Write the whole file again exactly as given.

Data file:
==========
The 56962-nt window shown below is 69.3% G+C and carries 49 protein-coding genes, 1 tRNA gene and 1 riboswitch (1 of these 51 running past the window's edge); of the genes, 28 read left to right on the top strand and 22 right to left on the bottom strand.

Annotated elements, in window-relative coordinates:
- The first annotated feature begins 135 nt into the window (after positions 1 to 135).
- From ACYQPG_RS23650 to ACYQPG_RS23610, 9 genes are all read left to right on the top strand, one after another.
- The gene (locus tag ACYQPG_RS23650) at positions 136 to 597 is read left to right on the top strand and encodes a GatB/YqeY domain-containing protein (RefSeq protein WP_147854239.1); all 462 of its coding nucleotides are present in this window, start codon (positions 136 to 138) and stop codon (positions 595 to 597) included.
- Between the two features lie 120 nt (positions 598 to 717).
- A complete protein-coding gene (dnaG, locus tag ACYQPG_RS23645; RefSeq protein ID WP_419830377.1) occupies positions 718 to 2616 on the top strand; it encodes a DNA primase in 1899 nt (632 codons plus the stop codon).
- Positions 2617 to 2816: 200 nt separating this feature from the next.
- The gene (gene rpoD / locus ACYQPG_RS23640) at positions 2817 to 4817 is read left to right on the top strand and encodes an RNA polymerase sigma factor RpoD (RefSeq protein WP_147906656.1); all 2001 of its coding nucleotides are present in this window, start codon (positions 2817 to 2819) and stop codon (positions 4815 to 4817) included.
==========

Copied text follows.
The 56962-nt window shown below is 69.3% G+C and carries 49 protein-coding genes, 1 tRNA gene and 1 riboswitch (1 of these 51 running past the window's edge); of the genes, 28 read left to right on the top strand and 22 right to left on the bottom strand.

Annotated elements, in window-relative coordinates:
- The first annotated feature begins 135 nt into the window (after positions 1 to 135).
- From ACYQPG_RS23650 to ACYQPG_RS23610, 9 genes are all read left to right on the top strand, one after another.
- The gene (locus tag ACYQPG_RS23650) at positions 136 to 597 is read left to right on the top strand and encodes a GatB/YqeY domain-containing protein (RefSeq protein WP_147854239.1); all 462 of its coding nucleotides are present in this window, start codon (positions 136 to 138) and stop codon (positions 595 to 597) included.
- Between the two features lie 120 nt (positions 598 to 717).
- A complete protein-coding gene (dnaG, locus tag ACYQPG_RS23645; RefSeq protein ID WP_419830377.1) occupies positions 718 to 2616 on the top strand; it encodes a DNA primase in 1899 nt (632 codons plus the stop codon).
- Positions 2617 to 2816: 200 nt separating this feature from the next.
- The gene (gene rpoD / locus ACYQPG_RS23640) at positions 2817 to 4817 is read left to right on the top strand and encodes an RNA polymerase sigma factor RpoD (RefSeq protein WP_147906656.1); all 2001 of its coding nucleotides are present in this window, start codon (positions 2817 to 2819) and stop codon (positions 4815 to 4817) included.